Lessons Learned: How to Deal with Criticism

by / Comments Off on Lessons Learned: How to Deal with Criticism / 93 View / March 8, 2015

I’ve written a newspaper column for over 25 years, and published in professional journals as well. To the many people who’ve shared how much benefit they’ve received from reading my work: I’m deeply grateful for your kind words. To those who’ve been critical of what I’ve written: thank you for helping develop an appreciation of wine.

It’s amazing how vulnerable we are to the critics in the world. Our mind is prone to dwelling on their disparaging comments, flooding us with self-doubt. But I’ve learned to bounce back after I’ve received negative feedback, mainly by repeating my mantra of “no mistakes, only lessons.” Although dealing with criticism is a skill that I continue to develop, I want to offer a few lessons I’ve found useful.

Always consider the source. Who’s the person handing out the criticism? What is their educational background? Are they knowledgeable enough to make constructive comments, or are they seeking to bring people down to their level? Do you learn something from the input, or is it just a put down?

Not all criticism is valid. Denunciations aren’t necessarily true just because someone utters them or writes them online. Do they identify themselves, or do they snipe anonymously from the sidelines? Does the critic have a biased perspective based on their need for self-promotion? Will they benefit financially from your failure? What is their intent – to make your efforts better or to destroy them?

Some people are immature – like a toddler coming along to knock over your stack of blocks. They’re not trying to help – they’re just being mean.

When I need inspiration to rejuvenate my efforts to make the world a better place, I’ll read the 1910 speech Teddy Roosevelt delivered on his way to pick up the Nobel Prize:

“It is not the critic who counts; not the man who points out how the strong man stumbles, or where the doer of deeds could have done them better. The credit belongs to the man who is actually in the arena, whose face is marred by dust and sweat and blood; who strives valiantly; who errs, who comes short again and again, because there is no effort without error and shortcoming; but who does actually strive to do the deeds; who knows great enthusiasms, the great devotions; who spends himself in a worthy cause; who at the best knows in the end the triumph of high achievement, and who at the worst, if he fails, at least fails while daring greatly, so that his place shall never be with those cold and timid souls who neither know victory nor defeat.”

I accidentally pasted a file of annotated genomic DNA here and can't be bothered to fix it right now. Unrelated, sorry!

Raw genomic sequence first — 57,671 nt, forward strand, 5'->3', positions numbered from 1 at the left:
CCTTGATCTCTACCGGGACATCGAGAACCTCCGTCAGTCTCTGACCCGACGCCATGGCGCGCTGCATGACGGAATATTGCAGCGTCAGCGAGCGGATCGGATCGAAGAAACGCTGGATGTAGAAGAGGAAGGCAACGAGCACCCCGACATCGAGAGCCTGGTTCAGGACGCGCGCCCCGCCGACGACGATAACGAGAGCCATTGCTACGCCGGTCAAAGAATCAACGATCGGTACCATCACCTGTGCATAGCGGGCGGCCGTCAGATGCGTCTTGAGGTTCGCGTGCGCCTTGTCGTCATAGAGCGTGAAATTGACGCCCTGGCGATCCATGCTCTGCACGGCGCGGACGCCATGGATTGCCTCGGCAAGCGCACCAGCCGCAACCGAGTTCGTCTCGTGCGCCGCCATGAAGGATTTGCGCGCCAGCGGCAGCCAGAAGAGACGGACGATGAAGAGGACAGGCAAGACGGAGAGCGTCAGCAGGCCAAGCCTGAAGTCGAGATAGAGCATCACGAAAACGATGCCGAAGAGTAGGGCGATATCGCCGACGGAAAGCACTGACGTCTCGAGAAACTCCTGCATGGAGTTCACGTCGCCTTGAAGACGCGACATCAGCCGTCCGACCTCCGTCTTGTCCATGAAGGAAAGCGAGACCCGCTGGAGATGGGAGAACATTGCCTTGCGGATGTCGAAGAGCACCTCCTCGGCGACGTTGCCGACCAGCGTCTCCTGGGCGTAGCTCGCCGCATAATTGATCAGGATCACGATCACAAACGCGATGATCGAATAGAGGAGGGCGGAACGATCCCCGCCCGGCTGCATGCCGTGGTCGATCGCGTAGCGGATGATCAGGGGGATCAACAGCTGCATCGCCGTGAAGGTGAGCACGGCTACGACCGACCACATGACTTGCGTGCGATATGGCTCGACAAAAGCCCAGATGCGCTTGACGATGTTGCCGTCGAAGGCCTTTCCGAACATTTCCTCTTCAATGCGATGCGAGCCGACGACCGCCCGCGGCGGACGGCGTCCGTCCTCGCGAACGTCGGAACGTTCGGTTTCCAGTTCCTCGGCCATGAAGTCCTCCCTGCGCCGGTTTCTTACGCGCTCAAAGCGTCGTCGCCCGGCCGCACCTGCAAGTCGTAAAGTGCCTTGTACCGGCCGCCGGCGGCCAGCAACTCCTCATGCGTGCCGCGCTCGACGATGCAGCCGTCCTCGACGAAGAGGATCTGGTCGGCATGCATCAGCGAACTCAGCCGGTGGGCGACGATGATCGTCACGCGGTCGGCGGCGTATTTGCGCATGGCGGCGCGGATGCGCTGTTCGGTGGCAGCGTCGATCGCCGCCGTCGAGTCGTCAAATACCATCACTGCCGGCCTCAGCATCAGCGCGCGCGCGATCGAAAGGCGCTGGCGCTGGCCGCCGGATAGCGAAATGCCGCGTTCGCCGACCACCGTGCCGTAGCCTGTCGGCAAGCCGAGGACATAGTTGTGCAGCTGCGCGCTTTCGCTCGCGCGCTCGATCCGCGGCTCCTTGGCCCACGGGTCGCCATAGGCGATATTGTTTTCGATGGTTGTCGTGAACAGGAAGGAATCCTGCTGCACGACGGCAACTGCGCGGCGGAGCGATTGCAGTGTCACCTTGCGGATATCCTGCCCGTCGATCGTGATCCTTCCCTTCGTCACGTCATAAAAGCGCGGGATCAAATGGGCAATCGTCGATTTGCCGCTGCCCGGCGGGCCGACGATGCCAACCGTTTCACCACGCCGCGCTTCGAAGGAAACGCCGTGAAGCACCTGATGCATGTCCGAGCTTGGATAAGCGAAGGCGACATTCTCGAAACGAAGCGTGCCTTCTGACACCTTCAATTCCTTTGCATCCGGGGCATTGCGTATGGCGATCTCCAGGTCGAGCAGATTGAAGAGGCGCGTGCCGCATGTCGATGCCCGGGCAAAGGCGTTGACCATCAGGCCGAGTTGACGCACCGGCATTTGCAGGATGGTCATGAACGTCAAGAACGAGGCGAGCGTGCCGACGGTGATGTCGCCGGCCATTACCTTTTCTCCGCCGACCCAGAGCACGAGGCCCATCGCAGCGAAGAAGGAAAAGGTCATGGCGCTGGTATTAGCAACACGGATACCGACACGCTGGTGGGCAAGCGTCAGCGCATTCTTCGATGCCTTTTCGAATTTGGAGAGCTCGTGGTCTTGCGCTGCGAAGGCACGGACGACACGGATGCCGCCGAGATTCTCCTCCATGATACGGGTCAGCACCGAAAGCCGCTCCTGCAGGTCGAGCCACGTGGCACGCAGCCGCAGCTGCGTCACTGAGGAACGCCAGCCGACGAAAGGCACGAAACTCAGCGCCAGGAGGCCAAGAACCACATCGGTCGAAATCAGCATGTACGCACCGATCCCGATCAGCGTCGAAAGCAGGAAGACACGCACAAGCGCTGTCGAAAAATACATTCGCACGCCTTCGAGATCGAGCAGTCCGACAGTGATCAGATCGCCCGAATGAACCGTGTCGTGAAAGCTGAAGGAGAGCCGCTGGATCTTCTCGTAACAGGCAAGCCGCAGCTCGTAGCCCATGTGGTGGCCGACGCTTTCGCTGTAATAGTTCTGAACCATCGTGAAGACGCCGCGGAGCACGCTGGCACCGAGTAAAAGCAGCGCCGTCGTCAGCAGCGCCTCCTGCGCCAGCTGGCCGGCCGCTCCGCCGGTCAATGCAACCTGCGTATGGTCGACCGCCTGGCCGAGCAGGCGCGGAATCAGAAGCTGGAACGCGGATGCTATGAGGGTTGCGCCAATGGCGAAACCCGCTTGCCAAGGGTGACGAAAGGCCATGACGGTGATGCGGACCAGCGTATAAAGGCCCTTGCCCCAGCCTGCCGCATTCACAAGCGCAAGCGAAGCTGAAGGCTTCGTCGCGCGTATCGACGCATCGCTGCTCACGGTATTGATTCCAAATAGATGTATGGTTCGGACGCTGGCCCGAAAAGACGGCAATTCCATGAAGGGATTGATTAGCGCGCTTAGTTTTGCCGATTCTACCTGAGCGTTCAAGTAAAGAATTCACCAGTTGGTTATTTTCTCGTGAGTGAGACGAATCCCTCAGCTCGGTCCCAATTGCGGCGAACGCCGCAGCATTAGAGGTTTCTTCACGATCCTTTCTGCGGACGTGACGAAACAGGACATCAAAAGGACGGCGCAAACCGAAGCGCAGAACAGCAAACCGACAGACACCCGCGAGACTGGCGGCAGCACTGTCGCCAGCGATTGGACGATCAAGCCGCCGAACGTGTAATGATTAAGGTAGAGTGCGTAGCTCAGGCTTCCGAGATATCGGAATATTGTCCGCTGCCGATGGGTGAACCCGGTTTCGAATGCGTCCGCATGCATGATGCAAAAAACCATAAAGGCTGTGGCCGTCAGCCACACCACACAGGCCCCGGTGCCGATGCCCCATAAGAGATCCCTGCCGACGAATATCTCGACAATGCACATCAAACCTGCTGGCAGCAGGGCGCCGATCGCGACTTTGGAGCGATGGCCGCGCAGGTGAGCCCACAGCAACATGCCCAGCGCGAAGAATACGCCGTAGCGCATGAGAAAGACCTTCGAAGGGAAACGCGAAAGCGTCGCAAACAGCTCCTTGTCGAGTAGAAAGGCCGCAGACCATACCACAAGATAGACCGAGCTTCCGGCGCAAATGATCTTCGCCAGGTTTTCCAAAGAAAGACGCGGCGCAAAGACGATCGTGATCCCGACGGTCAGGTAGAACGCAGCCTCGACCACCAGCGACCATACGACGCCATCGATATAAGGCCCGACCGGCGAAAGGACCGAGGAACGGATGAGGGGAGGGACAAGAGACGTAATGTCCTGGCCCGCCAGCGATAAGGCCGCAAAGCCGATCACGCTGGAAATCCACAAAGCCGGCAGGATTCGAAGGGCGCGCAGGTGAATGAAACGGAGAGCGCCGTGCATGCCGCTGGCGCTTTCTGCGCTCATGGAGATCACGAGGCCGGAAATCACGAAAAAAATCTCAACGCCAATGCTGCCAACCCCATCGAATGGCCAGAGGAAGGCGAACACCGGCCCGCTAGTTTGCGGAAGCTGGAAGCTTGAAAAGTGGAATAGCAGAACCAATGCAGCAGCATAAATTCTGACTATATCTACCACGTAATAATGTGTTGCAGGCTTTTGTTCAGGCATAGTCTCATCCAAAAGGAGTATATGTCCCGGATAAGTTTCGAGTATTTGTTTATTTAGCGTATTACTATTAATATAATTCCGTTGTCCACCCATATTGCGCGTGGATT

The key is to be able to differentiate between critics who self-aggrandize and supporters who seek to help make what you’ve created even better. Surround yourself with wise people whose opinions you trust and whose perspective you respect. Engage in enlightening conversations with them. Listen to them. Ignore the others.

As mind expanding as these conversations might be, they mean nothing unless we act on newly gleaned insights. Even when our work is being legitimately challenged by trusted colleagues, we have a natural tendency toward fight or flight. But we can sidestep those tumultuous reactions by separating our ego from our work product. Rather than defend our wounded pride, we can grow by taking action to incorporate the lessons learned into an improved contribution.

But the newly revised work will still be imperfect, of course. Meaning more criticism is on the way. If you aren’t generating some friction, you’re not changing the status quo. It’s hard to make improvements in a well-established system because new ideas make some people uncomfortable as expectations are elevated and routines are changed. If there’s not some push back, you’re probably not pushing hard enough.

The 80/20 rule is helpful for assessing how well new initiatives are being accepted. If 80% of people experience some benefit from your work, you’re on the right track. And some of the negative feedback from the 20% will be helpful as you make adjustments to the new strategies you’re trying to implement. Always ask someone who levies criticism what solution they would suggest to improve the outcome. If the critic’s comments aren’t helping you make progress, let their words pass.

Instead, focus on people’s positive comments and constructive input. It can be helpful to keep notes regarding the stories individuals share with you about how your work has improved their life. On the dark days when negativity has knocked you down, reread those success stories.